Tests of the dynamic field theory and the spatial precision hypothesis: Capturing a qualitative developmental transition in spatial working memory.

Schutte, Anne R. and Spencer, John P. (2009) Tests of the dynamic field theory and the spatial precision hypothesis: Capturing a qualitative developmental transition in spatial working memory. Journal of Experimental Psychology: Human Perception and Performance, 35 (6). pp. 1698-1725. ISSN 0096-1523

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Abstract

This study tested a dynamic field theory (DFT) of spatial working memory and an associated spatial precision hypothesis (SPH). Between 3 and 6 years of age, there is a qualitative shift in how children use reference axes to remember locations: 3-year-olds' spatial recall responses are biased toward reference axes after short memory delays, whereas 6-year-olds' responses are biased away from reference axes. According to the DFT and the SPH, quantitative improvements over development in the precision of excitatory and inhibitory working memory processes lead to this qualitative shift. Simulations of the DFT in Experiment 1 predict that improvements in precision should cause the spatial range of targets attracted toward a reference axis to narrow gradually over development, with repulsion emerging and gradually increasing until responses to most targets show biases away from the axis. Results from Experiment 2 with 3- to 5-year-olds support these predictions. Simulations of the DFT in Experiment 3 quantitatively fit the empirical results and offer insights into the neural processes underlying this developmental change.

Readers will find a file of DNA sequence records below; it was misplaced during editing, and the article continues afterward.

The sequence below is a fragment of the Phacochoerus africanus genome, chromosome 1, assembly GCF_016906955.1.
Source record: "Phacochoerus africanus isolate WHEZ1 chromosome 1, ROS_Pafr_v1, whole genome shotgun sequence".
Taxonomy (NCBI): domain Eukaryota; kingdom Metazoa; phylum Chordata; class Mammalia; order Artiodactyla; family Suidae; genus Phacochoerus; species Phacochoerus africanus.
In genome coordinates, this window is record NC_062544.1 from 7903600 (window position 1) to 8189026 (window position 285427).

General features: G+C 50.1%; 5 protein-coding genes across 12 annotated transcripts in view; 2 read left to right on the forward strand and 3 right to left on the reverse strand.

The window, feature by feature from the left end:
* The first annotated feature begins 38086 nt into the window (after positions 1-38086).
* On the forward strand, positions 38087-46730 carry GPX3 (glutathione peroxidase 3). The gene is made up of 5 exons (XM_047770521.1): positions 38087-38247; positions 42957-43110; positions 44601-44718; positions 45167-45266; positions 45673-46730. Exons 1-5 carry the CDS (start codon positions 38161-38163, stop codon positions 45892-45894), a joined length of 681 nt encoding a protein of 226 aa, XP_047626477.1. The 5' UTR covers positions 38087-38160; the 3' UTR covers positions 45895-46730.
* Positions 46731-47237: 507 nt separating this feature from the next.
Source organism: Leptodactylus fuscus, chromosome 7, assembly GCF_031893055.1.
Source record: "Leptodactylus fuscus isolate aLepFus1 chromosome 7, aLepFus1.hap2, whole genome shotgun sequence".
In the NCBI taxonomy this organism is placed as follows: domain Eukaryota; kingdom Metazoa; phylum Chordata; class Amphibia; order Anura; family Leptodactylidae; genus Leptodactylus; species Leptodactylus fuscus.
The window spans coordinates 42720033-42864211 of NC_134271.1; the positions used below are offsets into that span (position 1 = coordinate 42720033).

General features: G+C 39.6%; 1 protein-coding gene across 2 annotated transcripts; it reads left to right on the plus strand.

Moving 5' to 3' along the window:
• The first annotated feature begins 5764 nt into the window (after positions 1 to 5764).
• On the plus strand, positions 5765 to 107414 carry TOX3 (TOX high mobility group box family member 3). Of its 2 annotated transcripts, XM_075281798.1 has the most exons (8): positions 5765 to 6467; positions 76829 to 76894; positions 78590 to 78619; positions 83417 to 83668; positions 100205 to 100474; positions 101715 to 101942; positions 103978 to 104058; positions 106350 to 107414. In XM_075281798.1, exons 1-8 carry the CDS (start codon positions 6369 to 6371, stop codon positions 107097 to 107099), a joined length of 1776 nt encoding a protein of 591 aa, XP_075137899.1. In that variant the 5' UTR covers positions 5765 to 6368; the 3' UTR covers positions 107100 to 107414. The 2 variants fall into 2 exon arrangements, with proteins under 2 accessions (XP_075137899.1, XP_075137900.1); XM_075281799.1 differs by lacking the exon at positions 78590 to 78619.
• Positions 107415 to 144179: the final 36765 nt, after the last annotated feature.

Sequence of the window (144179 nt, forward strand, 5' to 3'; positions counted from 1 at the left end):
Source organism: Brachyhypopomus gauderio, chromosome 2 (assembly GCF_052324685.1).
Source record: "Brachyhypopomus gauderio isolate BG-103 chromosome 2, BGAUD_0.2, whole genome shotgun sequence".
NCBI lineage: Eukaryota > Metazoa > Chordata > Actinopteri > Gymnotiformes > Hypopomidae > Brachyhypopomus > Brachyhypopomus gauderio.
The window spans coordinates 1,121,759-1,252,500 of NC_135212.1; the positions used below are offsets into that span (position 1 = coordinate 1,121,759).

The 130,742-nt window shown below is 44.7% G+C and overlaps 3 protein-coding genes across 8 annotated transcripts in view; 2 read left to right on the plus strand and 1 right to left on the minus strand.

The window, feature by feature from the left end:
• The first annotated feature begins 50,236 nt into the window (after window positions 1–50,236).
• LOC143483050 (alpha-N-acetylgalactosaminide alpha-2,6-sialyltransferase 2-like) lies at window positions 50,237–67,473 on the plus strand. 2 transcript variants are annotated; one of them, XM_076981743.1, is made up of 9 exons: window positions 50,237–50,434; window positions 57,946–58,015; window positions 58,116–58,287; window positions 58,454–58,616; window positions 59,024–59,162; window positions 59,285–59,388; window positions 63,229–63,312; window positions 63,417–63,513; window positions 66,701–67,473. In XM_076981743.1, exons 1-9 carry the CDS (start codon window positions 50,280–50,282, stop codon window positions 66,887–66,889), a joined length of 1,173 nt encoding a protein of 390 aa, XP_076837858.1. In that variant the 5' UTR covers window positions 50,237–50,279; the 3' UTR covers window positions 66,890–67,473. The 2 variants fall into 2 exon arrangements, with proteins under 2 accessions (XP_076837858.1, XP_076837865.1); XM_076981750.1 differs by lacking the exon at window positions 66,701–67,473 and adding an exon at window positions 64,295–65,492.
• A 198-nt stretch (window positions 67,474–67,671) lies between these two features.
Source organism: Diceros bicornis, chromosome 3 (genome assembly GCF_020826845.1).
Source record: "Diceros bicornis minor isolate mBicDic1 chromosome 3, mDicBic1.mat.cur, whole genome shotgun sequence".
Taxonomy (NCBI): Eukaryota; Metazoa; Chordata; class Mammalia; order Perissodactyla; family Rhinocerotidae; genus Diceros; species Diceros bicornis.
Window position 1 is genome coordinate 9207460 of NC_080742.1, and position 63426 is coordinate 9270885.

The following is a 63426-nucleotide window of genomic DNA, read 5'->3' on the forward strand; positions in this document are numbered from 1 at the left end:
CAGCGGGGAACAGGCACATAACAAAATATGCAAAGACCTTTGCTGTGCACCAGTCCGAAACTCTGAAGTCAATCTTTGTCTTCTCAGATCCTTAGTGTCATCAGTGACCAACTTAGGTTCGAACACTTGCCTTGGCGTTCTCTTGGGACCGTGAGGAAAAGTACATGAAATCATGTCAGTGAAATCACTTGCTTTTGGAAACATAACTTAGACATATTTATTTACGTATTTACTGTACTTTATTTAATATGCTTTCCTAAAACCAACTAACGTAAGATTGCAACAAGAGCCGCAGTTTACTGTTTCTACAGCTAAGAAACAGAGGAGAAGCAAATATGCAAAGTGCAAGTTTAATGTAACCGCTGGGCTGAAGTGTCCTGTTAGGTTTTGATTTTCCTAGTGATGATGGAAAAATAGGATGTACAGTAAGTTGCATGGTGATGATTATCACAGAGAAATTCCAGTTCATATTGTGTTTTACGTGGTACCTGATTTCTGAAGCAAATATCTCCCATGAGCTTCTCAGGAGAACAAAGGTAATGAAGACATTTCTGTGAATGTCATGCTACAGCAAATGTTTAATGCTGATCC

Item Type: Article
Faculty \ School: Faculty of Social Sciences > School of Psychology
Related URLs:
Depositing User: Pure Connector
Date Deposited: 13 Nov 2015 16:01
Last Modified: 22 Apr 2020 00:42
URI: https://ueaeprints.uea.ac.uk/id/eprint/55241
DOI: 10.1037/a0015794

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